How to Identify Your Next Challenge

Leaders get into ruts like everybody else, and boards don't always press them. If you're seeking to broaden your ambitions, your employees may provide some suggestions.

This week, leaders in the association community will converge on Salt Lake City for the ASAE Annual Meeting & Exposition. As a veteran of a few ASAE Annuals, I know that each one has its own particular energy and high points. But there’s one common refrain every year, especially among first-timers: There’s a lot to take in.

Which is as it should be. The heft of the conference directory, filled with dozens of general sessions, learning labs, deep dives, and other educational opportunities, points to a lesson in itself: If you’re not taking in a lot of new information, you’re not doing what you need to develop as a leader.

If Annual isn’t evidence enough of that, consider a recent Harvard Business Review article by author and executive-search adviser Claudio Fernandez-Araoz, who argues that leaders shouldn’t just be in an extended search for new knowledge, but for the kinds of complex stretch assignments that will encourage them to grow. He comes to that conclusion after observing a highly siloed business culture in Japan. “A typical leader rises through the ranks of one division, in one company, waiting respectfully for promotions that usually come only when he’s the most senior person, with the longest tenure, in line for the spot,” he writes. Not a recipe for growth, breadth—or much enthusiasm for the job.

“When you’re doing [reviews] on a more regular basis, you’re actually asking to engage in a two-way conversation.”

As a counter to that narrow approach to leadership training, Fernandez-Araoz points to the example of an Australian bank that identifies high-potential employees with a mind to shake things up. “The company makes sure [the promotion is] not to the same job on a larger scale (in terms of budget and resources) but to an entirely new set of challenges — maybe it’s relocating to a new country, shifting from a staff to a line role, or moving from a turnaround situation to launching a new business unit,” he writes.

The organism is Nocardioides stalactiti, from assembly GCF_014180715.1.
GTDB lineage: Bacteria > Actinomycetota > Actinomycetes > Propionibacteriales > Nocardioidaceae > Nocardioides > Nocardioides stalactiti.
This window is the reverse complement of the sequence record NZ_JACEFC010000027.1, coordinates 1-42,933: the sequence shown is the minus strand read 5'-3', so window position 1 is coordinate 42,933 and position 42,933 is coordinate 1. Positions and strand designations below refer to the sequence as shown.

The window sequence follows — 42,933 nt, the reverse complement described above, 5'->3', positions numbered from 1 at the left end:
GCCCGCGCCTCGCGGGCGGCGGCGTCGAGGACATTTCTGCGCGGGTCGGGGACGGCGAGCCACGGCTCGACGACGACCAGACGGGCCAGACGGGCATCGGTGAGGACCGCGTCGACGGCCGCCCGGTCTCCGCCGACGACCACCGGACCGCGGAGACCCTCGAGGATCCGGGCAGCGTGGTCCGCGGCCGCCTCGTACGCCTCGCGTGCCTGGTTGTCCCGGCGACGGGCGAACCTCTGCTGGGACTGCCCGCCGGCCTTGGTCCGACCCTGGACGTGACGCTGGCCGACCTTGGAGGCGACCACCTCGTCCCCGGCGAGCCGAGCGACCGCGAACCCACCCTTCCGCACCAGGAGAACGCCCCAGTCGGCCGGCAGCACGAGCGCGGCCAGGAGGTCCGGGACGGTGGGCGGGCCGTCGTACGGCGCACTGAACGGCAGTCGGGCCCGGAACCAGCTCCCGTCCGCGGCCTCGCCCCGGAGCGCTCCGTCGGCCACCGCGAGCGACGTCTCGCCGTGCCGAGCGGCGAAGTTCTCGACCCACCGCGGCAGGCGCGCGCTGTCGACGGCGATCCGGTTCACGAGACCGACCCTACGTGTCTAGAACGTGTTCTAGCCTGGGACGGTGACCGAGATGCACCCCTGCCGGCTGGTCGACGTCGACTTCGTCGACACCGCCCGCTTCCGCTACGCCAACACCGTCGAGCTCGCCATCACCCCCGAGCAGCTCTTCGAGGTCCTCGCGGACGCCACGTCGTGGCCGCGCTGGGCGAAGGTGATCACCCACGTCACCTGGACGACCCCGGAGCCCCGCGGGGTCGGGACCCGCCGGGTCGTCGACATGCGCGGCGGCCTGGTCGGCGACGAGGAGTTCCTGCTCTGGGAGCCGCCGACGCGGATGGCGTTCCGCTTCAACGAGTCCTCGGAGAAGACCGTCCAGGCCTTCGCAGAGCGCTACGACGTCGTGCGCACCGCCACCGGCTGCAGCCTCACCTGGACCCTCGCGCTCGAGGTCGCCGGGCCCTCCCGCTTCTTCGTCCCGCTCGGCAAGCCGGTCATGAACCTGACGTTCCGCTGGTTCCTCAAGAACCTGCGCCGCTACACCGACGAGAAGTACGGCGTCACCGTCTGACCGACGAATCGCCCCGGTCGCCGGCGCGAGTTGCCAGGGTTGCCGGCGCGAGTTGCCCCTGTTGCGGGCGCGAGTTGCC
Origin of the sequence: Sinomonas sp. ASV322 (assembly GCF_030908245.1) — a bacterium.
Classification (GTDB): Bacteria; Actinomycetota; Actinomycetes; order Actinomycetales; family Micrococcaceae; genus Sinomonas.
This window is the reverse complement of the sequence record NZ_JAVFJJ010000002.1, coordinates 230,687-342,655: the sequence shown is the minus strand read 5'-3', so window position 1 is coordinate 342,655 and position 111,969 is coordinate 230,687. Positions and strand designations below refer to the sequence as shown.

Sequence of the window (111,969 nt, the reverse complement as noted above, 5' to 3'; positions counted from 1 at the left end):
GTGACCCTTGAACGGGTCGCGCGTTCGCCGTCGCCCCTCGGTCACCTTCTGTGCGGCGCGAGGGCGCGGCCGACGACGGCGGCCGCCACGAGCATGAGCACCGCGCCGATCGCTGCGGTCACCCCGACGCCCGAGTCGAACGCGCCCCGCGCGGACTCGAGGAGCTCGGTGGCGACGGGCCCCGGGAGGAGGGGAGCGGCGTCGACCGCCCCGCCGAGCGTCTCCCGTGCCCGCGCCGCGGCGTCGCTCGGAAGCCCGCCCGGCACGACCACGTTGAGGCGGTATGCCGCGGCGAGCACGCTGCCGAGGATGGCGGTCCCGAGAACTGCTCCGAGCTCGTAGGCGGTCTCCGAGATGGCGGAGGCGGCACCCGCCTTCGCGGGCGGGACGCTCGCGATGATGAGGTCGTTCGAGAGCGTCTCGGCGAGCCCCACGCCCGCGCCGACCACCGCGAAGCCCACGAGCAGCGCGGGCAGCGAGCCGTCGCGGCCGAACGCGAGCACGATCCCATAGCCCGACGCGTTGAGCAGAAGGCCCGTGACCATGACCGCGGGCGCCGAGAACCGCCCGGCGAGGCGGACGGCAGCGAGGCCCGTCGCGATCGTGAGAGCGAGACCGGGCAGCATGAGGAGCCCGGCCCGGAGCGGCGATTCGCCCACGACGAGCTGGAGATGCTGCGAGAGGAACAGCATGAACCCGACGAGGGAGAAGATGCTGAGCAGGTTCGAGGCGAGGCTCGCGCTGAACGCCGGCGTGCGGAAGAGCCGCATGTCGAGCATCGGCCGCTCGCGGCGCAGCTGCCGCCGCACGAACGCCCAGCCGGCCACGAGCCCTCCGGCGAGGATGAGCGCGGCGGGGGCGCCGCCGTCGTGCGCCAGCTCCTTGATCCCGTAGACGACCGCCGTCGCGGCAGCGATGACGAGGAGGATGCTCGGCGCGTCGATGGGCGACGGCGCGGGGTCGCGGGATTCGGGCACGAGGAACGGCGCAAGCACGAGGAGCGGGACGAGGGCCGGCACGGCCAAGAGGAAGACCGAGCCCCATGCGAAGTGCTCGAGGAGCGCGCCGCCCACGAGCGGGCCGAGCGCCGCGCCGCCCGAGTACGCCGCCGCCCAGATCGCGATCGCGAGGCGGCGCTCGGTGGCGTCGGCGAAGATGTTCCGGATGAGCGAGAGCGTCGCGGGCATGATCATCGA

If you’re already at the top tier of your organization, it might be difficult to find people to push you into those kinds of stretch assignments. After all, boards can be complacent. Some association leaders gather a “kitchen cabinet” of professional colleagues and coaches to give them an extra push to think more dynamically about your organization. But you also have another group that can help you with that task—your own employees.

This spring I spent some time talking with association leaders and HR experts about ways to improve the old-fashioned, much-maligned performance review. The feature will be in a future issue of Associations Now , but one of the key takeaways is that the path to an improved performance review is one that’s more actively conversational, with more back-and-forths between employee and supervisor about how each can improve. It is indisputably more time-consuming than ticking off 1-to-5 score sheets and having a perfunctory salary discussion. But it’s also more valuable in the long run for your sense of how your organization is running.

Ken Doyle, COO at the Solar Electric Power Association, explained the benefits of that approach this way: “When you’re doing [reviews] on a more regular basis, you’re actually asking to engage in a two-way conversation…. Very rarely are we actually talking about reviews. Part of this is analysis—”Let me tell you how I think you’re doing’ But [also] how do you think you’re doing? ‘What do you think I, as a supervisor, could do better to help you be more successful?’ You really want to engage in a conversation. We’re both trying to meet a certain goal.” The answers you receive in that conversation ought to a prompt—one message about what your next challenge is.

To that end, one more bit of advice: Whether you’re walking the halls of the Salt Palace Convention Center or just keeping tabs on the #asae16 hashtag, build in time to attend one session that’s off your usual path. If you’re in membership, go to a meetings Learning Lab; if you’re in meetings, try an international session. There is often so much pressure to attend a conference with a mind to Bring Useful Information Back to the Office that it’s easy to forget that one way to do that is to loosen up your expectations.

What do you do to make sure you’re still feeling challenged and flexible in your leadership role? Share your experiences in the comments.


Mark Athitakis

By Mark Athitakis

Mark Athitakis, a contributing editor for Associations Now, has written on nonprofits, the arts, and leadership for a variety of publications. He is a coauthor of The Dumbest Moments in Business History and hopes you never qualify for the sequel. MORE

Got an article tip for us? Contact us and let us know!